– bazzargh
    Commented Mar 7, 2014 at 18:00

C, Currently 2552 noncomment nonwhitespace characters

The count indicates to me that I could golf it down below 2552 total chars, but given there is already a smaller answer (which will be tough to beat) I will consider that carefully before bothering to do it. It's true there's about 200 chars for displaying the board and another 200 each for checking user input of both start position and move (which i need for testing, but could eliminate.)

No game tree here, just hardcoded algorithm, so it moves instantly.

Start positions are entered as row (1-8) column (1-8) numbered from top right and the program works on the same scheme. So if you turned your screen 90 degrees anticlockwise, it would follow the standard Correspondence Chess numeric square notation. Positions where the black king is already in check are rejected as illegal.

Black moves are entered as a number from 0 to 7, with 0 being a move to the north, 1 to the northeast and so on in a clockwise sense.

It doesn't follow the commonly known algorithm that exclusively uses the rook under the protection of the white king to restrict the black king. The rook only restricts the black king in a vertical sense (and will run away horizontally if chased.) The white king restricts the black king in horizontal movement. This means the two white pieces do not get in each others' way.

I seem to have ironed out most of the bugs and possible infinite loops, it's running pretty well now. I will play with it again tomorrow and see if there is anything else that needs fixing.

#include "stdafx.h"
#include "stdlib.h"
#include "string.h"

int b[2], w[2], r[2], n[2],s,t,i,nomate;
int v[2][8] = { {-1,-1,0,1,1,1,0,-1}, {0,1,1,1,0,-1,-1,-1} };
int u[5] = { 0, 1, -1, 2, -2 };
char empty[82] = "        \n--------\n--------\n--------\n--------\n--------\n--------\n--------\n--------\n";
char board[82];

int distance(int p[2], int q[2]){
    return __max(abs(p[0]-q[0]),abs(p[1]-q[1]));

int sign(int n){
    return (n>0)-(0>n); 

// from parameters p for white king and q for rook, determines if rook is/will be safe
int rsafe(int p[2],int q[2]){
    return  distance(p, q)<2 | distance(q,b)>1;

void umove(){
    while (t != 100){
        printf("Enter number 0 to 7 \n");
        scanf_s("%d", &t); t %= 8;
        n[0] = b[0] + v[0][t];
        n[1] = b[1] + v[1][t];
        if (distance(w, n) < 2 | (n[0] == r[0] & (n[1]-w[1])*(r[1]-w[1])>0) 
            | ((n[1] == r[1]) & (n[0]-w[0])*(r[0]-w[0])>0) | n[0] % 9 == 0 | n[1] % 9 == 0)
            printf("illegal move");
        else{ b[0] = n[0]; b[1] = n[1]; t = 100; };

void imove(){
    // mate if possible
    if (distance(b, w) == 2 & b[0] == w[0] & (b[1] == 1 | b[1] == 8) & r[0]!=w[0]){
        n[0] = r[0]; n[1] = b[1];
        if (rsafe(w, n)){
            r[1] = n[1]; 
            printf("R to %d %d mate!\n", r[0], r[1]);

    //avoid stalemate
    if ((b[0] == 1 | b[0] == 8) & (b[1] == 1 | b[1] == 8) & abs(b[0] - r[0]) < 2 & abs(b[0]-w[0])<2){
        r[0] = b[0]==1? 3:6;
        printf("R to %d %d \n", r[0], r[1]);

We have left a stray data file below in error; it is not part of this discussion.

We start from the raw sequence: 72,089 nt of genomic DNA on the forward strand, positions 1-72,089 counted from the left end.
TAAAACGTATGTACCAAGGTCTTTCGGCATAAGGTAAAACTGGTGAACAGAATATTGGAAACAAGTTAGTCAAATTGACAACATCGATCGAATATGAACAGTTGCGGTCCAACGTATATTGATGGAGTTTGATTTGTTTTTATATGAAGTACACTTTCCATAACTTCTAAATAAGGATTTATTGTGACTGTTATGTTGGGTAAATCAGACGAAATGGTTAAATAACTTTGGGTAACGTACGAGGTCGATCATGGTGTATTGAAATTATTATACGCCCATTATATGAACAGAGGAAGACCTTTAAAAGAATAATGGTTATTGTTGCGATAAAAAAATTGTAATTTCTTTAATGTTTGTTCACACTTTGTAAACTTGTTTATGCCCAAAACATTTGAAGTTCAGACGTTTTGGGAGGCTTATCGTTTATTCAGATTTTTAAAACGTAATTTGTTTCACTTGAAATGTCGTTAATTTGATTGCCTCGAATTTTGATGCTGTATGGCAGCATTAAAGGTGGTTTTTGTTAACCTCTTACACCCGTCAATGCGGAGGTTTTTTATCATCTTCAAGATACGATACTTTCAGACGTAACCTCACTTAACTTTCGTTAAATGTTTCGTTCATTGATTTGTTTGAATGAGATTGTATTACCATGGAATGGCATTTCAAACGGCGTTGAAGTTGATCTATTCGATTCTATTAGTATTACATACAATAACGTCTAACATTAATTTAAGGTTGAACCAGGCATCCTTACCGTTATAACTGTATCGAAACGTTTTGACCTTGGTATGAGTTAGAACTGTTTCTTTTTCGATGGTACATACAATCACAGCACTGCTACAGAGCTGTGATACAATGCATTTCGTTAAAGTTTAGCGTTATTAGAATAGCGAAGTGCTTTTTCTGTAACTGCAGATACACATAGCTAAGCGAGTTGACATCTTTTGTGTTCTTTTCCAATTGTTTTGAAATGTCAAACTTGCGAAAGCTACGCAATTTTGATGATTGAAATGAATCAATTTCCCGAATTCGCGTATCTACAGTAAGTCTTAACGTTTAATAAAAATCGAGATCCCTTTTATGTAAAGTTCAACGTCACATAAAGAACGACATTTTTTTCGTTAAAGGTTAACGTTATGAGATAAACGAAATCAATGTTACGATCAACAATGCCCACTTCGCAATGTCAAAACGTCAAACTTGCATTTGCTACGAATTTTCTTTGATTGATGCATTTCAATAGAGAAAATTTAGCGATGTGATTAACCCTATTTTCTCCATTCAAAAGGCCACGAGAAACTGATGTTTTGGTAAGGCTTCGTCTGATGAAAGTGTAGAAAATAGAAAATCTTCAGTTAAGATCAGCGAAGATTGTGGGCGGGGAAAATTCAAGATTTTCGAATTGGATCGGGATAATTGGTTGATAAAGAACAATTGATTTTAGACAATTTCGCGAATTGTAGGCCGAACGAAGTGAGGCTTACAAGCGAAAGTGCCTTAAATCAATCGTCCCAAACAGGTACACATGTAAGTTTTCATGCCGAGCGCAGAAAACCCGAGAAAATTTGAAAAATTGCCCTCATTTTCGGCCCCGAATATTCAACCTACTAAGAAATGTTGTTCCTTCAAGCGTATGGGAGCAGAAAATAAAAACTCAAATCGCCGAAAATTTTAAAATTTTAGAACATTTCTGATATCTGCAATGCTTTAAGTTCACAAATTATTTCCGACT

// dont let the rook be captured. 
        if (w[0] == r[0]) r[1] = w[1] + sign(r[1]-w[1]);
        else r[1] = r[1]>3? 2:7;
        printf("R to %d %d \n", r[0], r[1]);

    // if there's a gap between the kings and the rook, move rook towards them. we only want to do this when kings on same side of rook, and not if the black king is already on last row.
    if (abs(w[0]-r[0])>1 & abs(b[0] - r[0]) > 1 & (b[0]-r[0])*(w[0]-r[0])>0 & b[0]!=1 & b[0]!=8){
        n[0] = r[0] + sign(b[0] - r[0]); n[1] = r[1];
        if (rsafe(w, n)) r[0] = n[0]; 
        else r[1] = r[1]>3? 2:7;
        printf("R to %d %d \n", r[0], r[1]);

    // if kings are far apart, or if they not on the same row (except if b 1 row from r and w 2 rows from r), move king
    if ((w[0]-r[0])!=2*(b[0]-r[0]) | abs(b[0]-w[0])>1 | distance(w,b)>2){
        for (i = 0; i<8; i++) if (v[0][i] == sign(b[0] - w[0]) & v[1][i] == sign(b[1] - w[1])) t = i;
        s = 1 - 2 * (w[0]>3 ^ w[1] > 3);
        for (i = 0; i < 5; i++){
            n[0] = w[0] + v[0][(t + s*u[i] + 8) % 8];
            n[1] = w[1] + v[1][(t + s*u[i] + 8) % 8] *(1-2*(abs(w[0]-b[0])==2));
            if (distance (n,b)>1 & distance(n, r)>0 & rsafe(n,r) & n[0]%9!=0 & n[1]%9!=0
                & !(n[0]==r[0] & (w[0]-r[0])*(b[0]-r[0])>0)) i = 5;
        if (i == 6) {
            w[0] = n[0]; w[1] = n[1]; printf("K to %d %d \n", w[0], w[1]); return;
    //if nothing else to do, perform a waiting move with the rook. Black is forced to move his king.
    t = r[1]>3? -1:1;
    for (i = 1; i < 5; i++){
        n[0] = r[0]; n[1] = r[1] + t*i;
        if (rsafe(w, n)){ r[1] = n[1]; i=5; }
    printf("R to %d %d \n", r[0], r[1]);

int _tmain(){

        printf("enter the row and col of the black king ");
        scanf_s("%d%d", &b[0], &b[1]);
        printf("enter the row and col of the white king ");
        scanf_s("%d%d", &w[0], &w[1]);
        printf("enter the row and col of the rook");
        scanf_s("%d%d", &r[0], &r[1]);
        for (i = 0; i < 2; i++) if (b[i]<1 | b[i]>8 | w[i]<1 | w[i]>8 | w[i]<1 | w[i]>8)t=1;
        if (distance(b,w)<2)t+=2;
        if ((b[0] == r[0] & (b[1]-w[1])*(r[1]-w[1])>0) | ((b[1] == r[1]) & (b[0]-w[0])*(r[0]-w[0])>0)) t+=4;
        printf("error code (0 if OK) %d \n",t);
    } while(t);

    while (nomate){
        strncpy_s(board, empty, 82);
        board[b[0] * 9 + b[1] - 1] = 'B'; board[w[0] * 9 + w[1] - 1] = 'W'; board[r[0] * 9 + r[1] - 1] = 'R'; printf("%s", board);      
    getchar(); getchar();

Here's a typical finish (mate can sometimes occur anywhere on the right or left edge of the board.)

enter image description here